|Official Country Name:||Republic of Djibouti|
|Language(s):||French, Arabic, Somali, Afar|
|Compulsory Schooling:||9 years|
|Public Expenditure on Education:||8.1%|
|Foreign Students in National Universities:||8,982|
|Educational Enrollment:||Primary: 328,875|
|Educational Enrollment Rate:||Primary: 101%|
|Student-Teacher Ratio:||Primary: 10:1|
|Female Enrollment Rate:||Primary: 101%|
The Republic of Djibouti, a country of about 500,000 people, is situated on the northeastern coast of Africa, bordered by Somalia in the south, Ethiopia in the west, and Eritrea in the north. Until 1967 it was called French Somaliland by France, the colonial power that owned this small piece of land since the late 1800s when the European nations divided up the map of Africa between them. An extremely poor, hot, desert territory, its main significance lies in its strategic location on the western shore of the Gulf of Aden at the entrance to the Red Sea and the Suez Canal, linking the Indian Ocean and the Mediterranean Sea. After 1967 the territory was renamed the French Territory of the Afars and Issas, after the Ethiopian Afars and the Somali Issas, the two largely nomadic ethnic groups that make up the majority of the population. On June 27, 1977, the country gained independence from France and became the nation of Djibouti. The capital is also called Djibouti.
In 2001, the country's economy was based almost entirely on the port and on the railroad that links it with Addis Ababa in neighboring Ethiopia, making it a major source of Ethiopian trade. The official languages of Djibouti are Arabic and French; most of the people speak Afar or Somali though. Radio and television stations broadcast in French, Arabic, Somali, and Afar. Because of a defense agreement with the former colonial power, Djibouti hosts more than 3,000 French military personnel, including the Foreign Legion.
Traditionally, education in Djibouti, a largely Islamic country and the first in Africa to adopt this religion, is the domain of the Koranic schools where tuition is in Arabic. Koranic, community-based preschools are especially abundant; here children learn the Holy Koran, reading, writing, religious instruction, Islam, and how to perform prayers. These preschools, usually run by a sheikh and staffed by preschool teachers characterized by good memory, honesty, modesty and total dedication to their mission, do not necessarily emphasize skill-oriented activities. Private preschools serve less than 500 children, or 0.3 percent of the population (0 to 6 years of age). Tuition fees of about $1,000 a year are out of the reach of any but the most affluent parents.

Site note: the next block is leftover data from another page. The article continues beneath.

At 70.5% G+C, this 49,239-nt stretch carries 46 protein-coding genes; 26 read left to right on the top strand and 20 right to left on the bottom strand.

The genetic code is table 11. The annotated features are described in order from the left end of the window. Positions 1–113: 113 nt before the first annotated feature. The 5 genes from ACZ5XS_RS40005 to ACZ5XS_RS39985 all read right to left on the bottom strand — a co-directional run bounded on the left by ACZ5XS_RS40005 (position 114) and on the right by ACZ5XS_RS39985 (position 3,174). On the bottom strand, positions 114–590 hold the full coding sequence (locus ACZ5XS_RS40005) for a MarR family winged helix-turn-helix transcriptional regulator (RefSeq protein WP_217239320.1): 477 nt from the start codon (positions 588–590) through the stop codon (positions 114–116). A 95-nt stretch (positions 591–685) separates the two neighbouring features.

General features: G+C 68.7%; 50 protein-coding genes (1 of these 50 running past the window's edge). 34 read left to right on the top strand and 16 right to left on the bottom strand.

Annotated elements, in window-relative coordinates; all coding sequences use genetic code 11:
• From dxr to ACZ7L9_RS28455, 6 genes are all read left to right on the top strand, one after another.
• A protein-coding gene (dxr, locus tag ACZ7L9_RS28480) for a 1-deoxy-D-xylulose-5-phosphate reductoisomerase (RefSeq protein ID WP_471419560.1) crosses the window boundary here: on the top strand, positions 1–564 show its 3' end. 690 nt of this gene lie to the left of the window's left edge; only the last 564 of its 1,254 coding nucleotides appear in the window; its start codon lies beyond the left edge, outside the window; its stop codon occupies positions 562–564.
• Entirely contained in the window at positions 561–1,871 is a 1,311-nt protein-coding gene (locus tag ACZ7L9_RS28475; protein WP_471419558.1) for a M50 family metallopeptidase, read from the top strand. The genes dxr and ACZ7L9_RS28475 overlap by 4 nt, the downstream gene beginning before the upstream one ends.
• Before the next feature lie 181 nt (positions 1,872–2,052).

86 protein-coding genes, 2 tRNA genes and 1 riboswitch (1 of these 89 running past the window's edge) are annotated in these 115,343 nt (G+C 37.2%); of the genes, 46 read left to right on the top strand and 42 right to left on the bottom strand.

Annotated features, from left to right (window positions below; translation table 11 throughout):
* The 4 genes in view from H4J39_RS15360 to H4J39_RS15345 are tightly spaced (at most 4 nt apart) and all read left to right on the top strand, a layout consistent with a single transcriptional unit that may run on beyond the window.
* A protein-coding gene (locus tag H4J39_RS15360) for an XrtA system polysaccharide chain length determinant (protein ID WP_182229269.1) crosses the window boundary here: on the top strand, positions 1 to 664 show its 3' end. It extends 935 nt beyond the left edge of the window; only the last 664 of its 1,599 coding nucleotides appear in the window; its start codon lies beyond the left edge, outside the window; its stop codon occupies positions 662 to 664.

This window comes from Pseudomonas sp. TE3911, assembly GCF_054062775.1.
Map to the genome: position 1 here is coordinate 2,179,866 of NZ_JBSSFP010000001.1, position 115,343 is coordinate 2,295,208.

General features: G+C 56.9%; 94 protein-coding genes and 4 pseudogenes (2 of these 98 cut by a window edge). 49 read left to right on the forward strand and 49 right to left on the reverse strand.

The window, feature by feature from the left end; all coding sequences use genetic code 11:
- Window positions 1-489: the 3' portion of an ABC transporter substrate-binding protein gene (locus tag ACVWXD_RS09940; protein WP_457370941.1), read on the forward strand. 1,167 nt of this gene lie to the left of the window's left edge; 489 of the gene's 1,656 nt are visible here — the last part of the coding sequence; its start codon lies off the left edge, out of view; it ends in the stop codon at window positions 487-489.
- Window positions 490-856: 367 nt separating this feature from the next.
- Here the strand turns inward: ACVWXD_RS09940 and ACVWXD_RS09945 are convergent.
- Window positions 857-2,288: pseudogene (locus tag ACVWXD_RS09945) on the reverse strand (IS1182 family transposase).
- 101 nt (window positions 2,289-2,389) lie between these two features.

Western education first arrived in Djibouti when Roman Catholic missionaries opened a school in 1884.
After World War II, state schools became increasingly popular. In 1964 Koranic instruction became part of the curriculum even in state schools and, by the end of the 1970s, enrollment in primary schools rose from approximately 1,100 pupils shortly after World War II to 13,740. Primary school attendance is compulsory and free; however, Djibouti struggles, as do many other African countries, with impossible demands made by the international banking community that the foreign debt be serviced even if this means the disintegration of health and education services and the consequent destruction of the futures of millions of children. Thus, the government does not monitor compliance with compulsory school attendance policy, and many of the schools are in poor condition and need upgrading. Most secondary schools are in the larger centers and the number of classrooms for secondary students is inadequate. Approximately 20 percent of children who start secondary school complete their education. Less than 50 percent of the population can read and write. Approximately 32 percent of girls are literate, as compared with 60 percent of boys; 62 percent of girls attend primary school compared with 73 percent of boys; and 23 percent of girls attend secondary school compared with 33 percent of boys. Overall, girls make up 36 percent of all secondary students. In 1998 the government committed itself to increasing the number of female students in the educational system to 50 percent. Significant progress has been made toward this goal in the primary grades.